One may note that the experimental asymmetry parameter still exhibits noticeable delay-dependent oscillations until τ=40 fs as shown in Fig. 2c. At those larger delays, the double ionization due to EI becomes a significant channel even at low probe intensities. EI produces a pair of protons with kinetic energy similar to that of the dissociative channel. Since our analysis cannot completely exclude those double ionization protons (see Methods for details), which show no asymmetry but are also counted in the asymmetry calculation, the resulting overall asymmetry will be less than that for the pure singly ionized channel. In addition to that, the delay-dependent EI yield modulation could lead to the observed delay-dependent modulation of asymmetry. It is also possible that EI itself exhibits a spatial asymmetry leading to a selective depletion of H2+ by a spatially asymmetric CEP-locked probe pulse in a manner described in ref. 17 for I2 with spatially asymmetric two-colour pulses. Such selective depletion could affect the experimental asymmetry parameter even in a cleanly separated dissociation channel. Neither of these effects is included in our model asymmetry calculations.
Internuclear distance of electron localization
It is also interesting to measure the internuclear distance at which electron localization takes place. This is achieved by retrieving the dynamics of dissociating NWPs from the measured delay-dependent KER spectrum of the double-ionization channel. When the R of dissociating approaches the so-called critical distance for EI, the tunnelling ionization rate can increase dramatically14. The weak probe can then promote part of the dissociating nuclear wave packet to the repulsive potential curve of H22+and then a pair of energetic protons will be produced via the Coulomb explosion process. The KER of that channel is given by the instantaneous position R of the dissociating NWP when the probe pulse arrives that can be formally expressed as KER(τ)=1/R(τ)+E0, where τ is delay and E0 is the initial kinetic energy obtained in dissociation process. Due to the very short pulse duration and extreme nonlinearity of tunnelling ionization the nuclear motion is nearly frozen during the probe-induced EI, making it possible to resolve the position of NWP for different delay, that is, R(τ). Figure 3a shows the measured time evolution of dissociating NWP by converting the measured delay-dependent KER spectrum to delay-dependent R distribution. Assuming the dissociating NWP is propagating at a constant velocity, we perform a linear fit for the time evolution of the peak of dissociating NWP, as shown by the white dashed line in Fig. 3a. Figure 3b shows the instantaneous Coulomb potential of the dissociating for time delay of 6 fs, where the R (fit value of peak position of NWP) reaches ∼5 a.u. For such a small internuclear separation the inner barrier is low, so that the electron can still follow the oscillation of the driving laser field and lead to the observed strong delay-dependent asymmetry modulation. Internuclear distance R reaches ∼8 a.u. at delay of 15 fs. The corresponding Coulomb potential (Fig. 3c) shows a much higher and wider inner barrier that the electron can no longer transverse. The electron localization completes and the chemical bond is broken when protons in H2+ are separated by the distance of 8 a.u.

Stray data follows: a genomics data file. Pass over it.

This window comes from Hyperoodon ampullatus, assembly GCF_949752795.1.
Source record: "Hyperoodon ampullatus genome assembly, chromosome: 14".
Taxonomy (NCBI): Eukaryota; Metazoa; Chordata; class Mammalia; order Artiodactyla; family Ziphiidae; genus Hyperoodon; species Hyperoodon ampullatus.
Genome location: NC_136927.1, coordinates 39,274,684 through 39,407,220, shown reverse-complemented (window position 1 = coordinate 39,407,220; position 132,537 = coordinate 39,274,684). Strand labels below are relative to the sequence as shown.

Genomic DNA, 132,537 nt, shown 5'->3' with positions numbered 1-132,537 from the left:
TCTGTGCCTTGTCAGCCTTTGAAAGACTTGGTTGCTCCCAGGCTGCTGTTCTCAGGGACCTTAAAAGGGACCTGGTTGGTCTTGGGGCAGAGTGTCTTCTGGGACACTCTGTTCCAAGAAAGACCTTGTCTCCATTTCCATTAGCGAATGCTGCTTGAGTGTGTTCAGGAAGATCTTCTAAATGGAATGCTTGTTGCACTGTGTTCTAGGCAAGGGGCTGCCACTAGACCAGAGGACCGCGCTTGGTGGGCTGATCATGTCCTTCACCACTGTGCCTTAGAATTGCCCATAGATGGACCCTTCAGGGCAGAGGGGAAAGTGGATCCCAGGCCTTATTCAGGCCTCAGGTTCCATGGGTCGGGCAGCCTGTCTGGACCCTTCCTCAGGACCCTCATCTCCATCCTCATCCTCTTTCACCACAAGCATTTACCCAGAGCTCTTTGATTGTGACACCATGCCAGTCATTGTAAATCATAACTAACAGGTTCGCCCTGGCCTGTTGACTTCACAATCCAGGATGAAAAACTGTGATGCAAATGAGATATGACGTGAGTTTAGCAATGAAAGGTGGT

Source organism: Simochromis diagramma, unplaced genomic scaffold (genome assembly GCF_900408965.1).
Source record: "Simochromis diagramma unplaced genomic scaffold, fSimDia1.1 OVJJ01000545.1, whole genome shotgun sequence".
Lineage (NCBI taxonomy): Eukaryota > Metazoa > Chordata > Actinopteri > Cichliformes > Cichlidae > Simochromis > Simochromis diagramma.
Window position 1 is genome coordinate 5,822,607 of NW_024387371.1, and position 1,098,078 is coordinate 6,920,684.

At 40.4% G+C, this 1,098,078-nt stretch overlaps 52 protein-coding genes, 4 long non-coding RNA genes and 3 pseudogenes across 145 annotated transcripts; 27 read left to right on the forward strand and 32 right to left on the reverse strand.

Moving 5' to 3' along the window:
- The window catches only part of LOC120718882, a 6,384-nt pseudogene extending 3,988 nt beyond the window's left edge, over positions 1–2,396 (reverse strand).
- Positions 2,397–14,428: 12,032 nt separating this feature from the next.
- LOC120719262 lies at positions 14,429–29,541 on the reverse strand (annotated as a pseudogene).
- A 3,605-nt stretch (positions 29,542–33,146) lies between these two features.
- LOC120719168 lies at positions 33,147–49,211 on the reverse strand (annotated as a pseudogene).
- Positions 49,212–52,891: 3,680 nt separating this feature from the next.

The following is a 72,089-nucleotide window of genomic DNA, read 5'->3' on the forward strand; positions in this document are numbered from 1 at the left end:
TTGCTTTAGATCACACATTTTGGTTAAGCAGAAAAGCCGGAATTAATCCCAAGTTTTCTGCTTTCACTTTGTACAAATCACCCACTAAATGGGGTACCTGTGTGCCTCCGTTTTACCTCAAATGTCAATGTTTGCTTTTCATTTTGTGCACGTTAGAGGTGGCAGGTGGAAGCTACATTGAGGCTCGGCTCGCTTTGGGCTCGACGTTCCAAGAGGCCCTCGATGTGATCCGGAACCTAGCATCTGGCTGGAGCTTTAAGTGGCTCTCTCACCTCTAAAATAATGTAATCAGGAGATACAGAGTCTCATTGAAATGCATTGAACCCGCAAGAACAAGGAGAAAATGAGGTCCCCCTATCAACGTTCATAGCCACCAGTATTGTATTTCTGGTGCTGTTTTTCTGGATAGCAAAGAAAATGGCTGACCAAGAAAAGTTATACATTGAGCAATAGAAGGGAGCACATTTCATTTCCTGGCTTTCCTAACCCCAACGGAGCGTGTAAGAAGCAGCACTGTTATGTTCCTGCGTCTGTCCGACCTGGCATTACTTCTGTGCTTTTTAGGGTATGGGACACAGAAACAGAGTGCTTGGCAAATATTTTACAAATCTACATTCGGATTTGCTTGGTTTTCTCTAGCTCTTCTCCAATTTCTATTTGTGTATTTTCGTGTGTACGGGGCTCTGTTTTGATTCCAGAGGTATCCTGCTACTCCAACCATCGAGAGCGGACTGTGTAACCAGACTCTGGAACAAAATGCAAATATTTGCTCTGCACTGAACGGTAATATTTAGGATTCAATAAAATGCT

In summary, pump–probe experiment with CEP-locked few-cycle pulses is used to control the electron localization in dissociating and to observe electron localization and breaking of a chemical bond in real time. The very short pulse duration allows us to resolve the response of the bound electron to external driving field at different internuclear separations during the dissociation process. Similar to previous extreme-ultraviolet infrared pump–probe experiment4 that demonstrate the electron localization control for high-KER dissociation channels (10 eV<KER<20 eV), we show that the infrared–infrared pump–probe method can control the asymmetry of the electron localization for low KER channels (KER<4 eV) by tunning the delay between pump and probe pulses. The asymmetry modulation is strong and its direction can be reversed for delays under 15 fs. By retrieving time-dependent distribution of internuclear separations R(t) in dissociating H2+ we determined that in that molecule in our experimental condition electron localization happens 15 fs after the initial ionization of neutral H2 when the internuclear separation reaches 8 a.u. That is when and where the chemical bond is broken and the molecule fragments into a proton and a hydrogen atom.